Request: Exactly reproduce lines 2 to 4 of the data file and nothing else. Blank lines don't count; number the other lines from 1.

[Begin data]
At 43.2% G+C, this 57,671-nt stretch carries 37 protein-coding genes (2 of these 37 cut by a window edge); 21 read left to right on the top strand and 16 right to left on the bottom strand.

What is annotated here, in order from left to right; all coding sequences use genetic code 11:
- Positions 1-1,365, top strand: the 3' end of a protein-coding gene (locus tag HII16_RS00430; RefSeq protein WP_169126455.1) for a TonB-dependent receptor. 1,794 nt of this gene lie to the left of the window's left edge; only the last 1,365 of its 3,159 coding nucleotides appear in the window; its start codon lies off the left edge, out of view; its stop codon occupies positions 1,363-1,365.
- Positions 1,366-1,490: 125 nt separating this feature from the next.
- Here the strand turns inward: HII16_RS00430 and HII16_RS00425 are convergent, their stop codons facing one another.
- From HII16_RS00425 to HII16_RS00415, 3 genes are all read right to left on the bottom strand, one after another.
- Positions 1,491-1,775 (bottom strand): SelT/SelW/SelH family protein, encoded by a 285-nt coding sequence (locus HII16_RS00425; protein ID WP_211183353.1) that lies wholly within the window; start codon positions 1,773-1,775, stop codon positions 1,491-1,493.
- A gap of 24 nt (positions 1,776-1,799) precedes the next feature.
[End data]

What is annotated here, in order from left to right; all coding sequences use genetic code 11:
- Positions 1-1,365, top strand: the 3' end of a protein-coding gene (locus tag HII16_RS00430; RefSeq protein WP_169126455.1) for a TonB-dependent receptor. 1,794 nt of this gene lie to the left of the window's left edge; only the last 1,365 of its 3,159 coding nucleotides appear in the window; its start codon lies off the left edge, out of view; its stop codon occupies positions 1,363-1,365.
- Positions 1,366-1,490: 125 nt separating this feature from the next.